The status of an application can be checked within 24 hours through the same method used to apply. FEMA also mails a copy of the application with a detailed guide to walk the applicant through the process.

A FEMA inspector will contact the applicant within ten to 14 days after applying to schedule a home visit and inspection of the disaster-related damage. The review is done free of charge. The applicant must be present when the investigation takes place and must be prepared to offer proof of occupancy and ownership.

Documents proving ownership include:

  • Homeowners insurance policy
  • Mortgage payment book
  • Tax records
  • Deed

Occupancy proof consists of

  • First-class government mail sent within the last three months
  • Recent utility bills
  • Drivers license with the current address listed

Who Qualifies?

The inspector who submits the report has no role in the determination of assistance eligibility. FEMA takes about ten days to review the inspection report. Those who qualify receive a check in the mail along with a letter explaining how the money is to be used. Direct deposit is available by supplying a bank routing number on the application.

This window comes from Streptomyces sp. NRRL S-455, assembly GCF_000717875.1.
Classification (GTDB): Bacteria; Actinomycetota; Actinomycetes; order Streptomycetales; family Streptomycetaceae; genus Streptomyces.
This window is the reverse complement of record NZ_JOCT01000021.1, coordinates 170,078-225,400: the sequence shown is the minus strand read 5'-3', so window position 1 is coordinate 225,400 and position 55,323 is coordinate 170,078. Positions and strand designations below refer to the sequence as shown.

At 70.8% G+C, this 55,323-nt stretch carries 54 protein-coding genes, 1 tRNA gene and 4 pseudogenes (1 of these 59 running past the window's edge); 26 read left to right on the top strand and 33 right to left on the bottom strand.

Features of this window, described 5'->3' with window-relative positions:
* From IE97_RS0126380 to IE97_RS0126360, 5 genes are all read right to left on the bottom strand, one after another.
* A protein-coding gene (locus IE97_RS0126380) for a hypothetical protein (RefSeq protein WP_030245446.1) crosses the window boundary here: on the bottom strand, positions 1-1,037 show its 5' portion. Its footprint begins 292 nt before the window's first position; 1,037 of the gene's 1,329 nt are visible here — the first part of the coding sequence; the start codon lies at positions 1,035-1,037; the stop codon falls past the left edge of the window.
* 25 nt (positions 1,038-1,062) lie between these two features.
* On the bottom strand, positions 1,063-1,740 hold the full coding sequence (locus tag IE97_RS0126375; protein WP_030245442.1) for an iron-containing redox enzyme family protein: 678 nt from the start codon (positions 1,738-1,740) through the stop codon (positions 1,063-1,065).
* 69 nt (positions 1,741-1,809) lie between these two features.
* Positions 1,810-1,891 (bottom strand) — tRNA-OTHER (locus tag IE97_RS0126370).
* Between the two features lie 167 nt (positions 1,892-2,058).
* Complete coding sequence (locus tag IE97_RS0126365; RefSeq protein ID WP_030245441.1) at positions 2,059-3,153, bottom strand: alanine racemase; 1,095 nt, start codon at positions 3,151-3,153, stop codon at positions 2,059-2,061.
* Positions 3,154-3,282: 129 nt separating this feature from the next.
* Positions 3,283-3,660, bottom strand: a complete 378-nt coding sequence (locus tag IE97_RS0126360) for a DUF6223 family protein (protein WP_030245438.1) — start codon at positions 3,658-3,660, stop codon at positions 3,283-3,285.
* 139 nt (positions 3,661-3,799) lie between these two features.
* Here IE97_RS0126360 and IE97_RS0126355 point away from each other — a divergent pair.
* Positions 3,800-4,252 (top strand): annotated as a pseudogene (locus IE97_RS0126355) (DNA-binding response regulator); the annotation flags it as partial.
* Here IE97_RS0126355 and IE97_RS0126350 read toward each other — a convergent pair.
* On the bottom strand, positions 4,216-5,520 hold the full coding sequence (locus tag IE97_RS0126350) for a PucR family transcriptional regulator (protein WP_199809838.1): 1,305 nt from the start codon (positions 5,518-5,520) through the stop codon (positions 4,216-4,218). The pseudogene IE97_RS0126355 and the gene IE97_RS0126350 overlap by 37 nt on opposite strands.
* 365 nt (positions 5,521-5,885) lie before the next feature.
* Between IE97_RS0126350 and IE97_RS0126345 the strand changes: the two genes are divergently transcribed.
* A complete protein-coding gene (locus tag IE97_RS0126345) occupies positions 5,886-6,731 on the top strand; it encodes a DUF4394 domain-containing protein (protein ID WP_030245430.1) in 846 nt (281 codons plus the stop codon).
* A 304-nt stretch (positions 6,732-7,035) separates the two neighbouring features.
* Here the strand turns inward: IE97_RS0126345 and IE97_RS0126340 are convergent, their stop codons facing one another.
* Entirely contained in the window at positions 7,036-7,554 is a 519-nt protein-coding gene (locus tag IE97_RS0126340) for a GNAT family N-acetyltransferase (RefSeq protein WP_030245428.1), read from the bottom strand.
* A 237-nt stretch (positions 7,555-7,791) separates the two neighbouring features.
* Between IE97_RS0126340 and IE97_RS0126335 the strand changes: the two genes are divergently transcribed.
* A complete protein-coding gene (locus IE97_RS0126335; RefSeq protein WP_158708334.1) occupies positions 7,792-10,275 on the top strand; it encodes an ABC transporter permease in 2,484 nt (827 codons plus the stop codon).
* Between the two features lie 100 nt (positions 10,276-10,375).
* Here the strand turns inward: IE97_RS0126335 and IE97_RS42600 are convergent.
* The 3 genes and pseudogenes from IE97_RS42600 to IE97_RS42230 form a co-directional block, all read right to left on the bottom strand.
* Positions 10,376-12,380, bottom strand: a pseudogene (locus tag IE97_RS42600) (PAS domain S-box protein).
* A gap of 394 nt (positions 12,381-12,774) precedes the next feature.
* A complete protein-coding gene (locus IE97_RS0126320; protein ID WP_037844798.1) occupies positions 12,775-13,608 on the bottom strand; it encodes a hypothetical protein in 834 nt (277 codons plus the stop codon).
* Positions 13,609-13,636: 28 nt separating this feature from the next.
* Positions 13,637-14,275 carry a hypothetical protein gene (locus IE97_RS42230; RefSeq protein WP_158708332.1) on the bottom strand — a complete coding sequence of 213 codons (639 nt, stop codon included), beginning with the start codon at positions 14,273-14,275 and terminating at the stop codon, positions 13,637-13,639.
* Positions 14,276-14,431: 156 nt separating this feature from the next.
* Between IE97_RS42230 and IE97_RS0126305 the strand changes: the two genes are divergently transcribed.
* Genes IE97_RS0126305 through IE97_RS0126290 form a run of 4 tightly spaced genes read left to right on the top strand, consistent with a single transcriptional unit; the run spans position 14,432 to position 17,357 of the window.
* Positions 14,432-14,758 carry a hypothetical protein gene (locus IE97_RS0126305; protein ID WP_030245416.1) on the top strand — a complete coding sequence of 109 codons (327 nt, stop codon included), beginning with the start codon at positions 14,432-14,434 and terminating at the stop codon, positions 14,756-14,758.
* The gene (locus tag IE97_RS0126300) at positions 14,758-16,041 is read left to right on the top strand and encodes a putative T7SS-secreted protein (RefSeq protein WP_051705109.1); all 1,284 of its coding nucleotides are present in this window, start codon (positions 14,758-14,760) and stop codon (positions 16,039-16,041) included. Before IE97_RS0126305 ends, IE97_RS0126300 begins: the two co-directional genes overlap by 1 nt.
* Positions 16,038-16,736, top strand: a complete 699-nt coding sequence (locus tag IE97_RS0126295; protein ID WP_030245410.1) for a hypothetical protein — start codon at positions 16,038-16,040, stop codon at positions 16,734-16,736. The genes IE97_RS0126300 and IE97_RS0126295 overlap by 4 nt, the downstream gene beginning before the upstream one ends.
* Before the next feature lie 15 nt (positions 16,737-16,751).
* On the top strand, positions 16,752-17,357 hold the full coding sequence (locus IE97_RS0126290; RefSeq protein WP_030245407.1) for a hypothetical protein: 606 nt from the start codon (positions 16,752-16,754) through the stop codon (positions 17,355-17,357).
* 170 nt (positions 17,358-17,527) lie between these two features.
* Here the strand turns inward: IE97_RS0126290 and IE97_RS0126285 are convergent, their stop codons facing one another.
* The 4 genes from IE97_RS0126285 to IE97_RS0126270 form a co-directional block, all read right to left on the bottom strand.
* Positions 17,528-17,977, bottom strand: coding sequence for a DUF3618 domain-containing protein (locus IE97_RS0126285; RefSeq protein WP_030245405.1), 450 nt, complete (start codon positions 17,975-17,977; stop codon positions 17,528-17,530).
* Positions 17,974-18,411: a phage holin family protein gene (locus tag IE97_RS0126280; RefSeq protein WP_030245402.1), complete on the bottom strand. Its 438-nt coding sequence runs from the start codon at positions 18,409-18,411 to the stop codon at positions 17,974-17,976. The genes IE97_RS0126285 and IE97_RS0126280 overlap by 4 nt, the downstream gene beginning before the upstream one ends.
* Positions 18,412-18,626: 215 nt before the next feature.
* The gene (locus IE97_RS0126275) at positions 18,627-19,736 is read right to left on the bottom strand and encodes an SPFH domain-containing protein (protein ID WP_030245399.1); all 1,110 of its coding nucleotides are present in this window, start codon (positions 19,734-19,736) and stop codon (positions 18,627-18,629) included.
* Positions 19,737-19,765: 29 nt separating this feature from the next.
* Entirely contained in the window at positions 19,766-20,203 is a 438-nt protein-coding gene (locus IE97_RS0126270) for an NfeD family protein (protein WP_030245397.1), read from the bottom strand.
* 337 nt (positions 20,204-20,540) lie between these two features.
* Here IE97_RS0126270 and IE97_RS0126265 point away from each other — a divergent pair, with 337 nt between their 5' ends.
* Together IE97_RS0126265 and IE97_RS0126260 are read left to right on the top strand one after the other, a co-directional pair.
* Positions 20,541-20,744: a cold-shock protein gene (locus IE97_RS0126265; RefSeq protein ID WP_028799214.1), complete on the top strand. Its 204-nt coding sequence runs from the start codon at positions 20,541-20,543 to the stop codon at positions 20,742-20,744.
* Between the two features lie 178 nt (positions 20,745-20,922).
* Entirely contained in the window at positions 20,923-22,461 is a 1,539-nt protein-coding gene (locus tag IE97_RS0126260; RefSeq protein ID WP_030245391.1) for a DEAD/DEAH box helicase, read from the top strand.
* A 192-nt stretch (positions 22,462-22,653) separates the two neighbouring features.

Grants are free and require no repayment. The funds are non-transferrable and must be used as specified by FEMA. Misuse of the money will eliminate any additional assistance to be granted, and the applicant may be asked to pay back the funds.

Those who do not qualify will receive a letter of explanation as to why assistance was not granted. Applicants can appeal in written form that is mailed within 60 days of receiving the decision.

It is also possible to receive an application from FEMA to apply for an SBA loan. The application must be completed and submitted to be considered for the loan or certain types of grant assistance.

If the Small Business Administration determines an applicant does not qualify, it automatically refers the applicant back to FEMA for assistance.

Disaster Preparedness

Every U.S. household should have a home inventory, an evacuation plan, and an emergency preparedness kit. A calamity will not wait for people to get ready. FEMA recommends households have enough nonperishable food and water to last at least three days.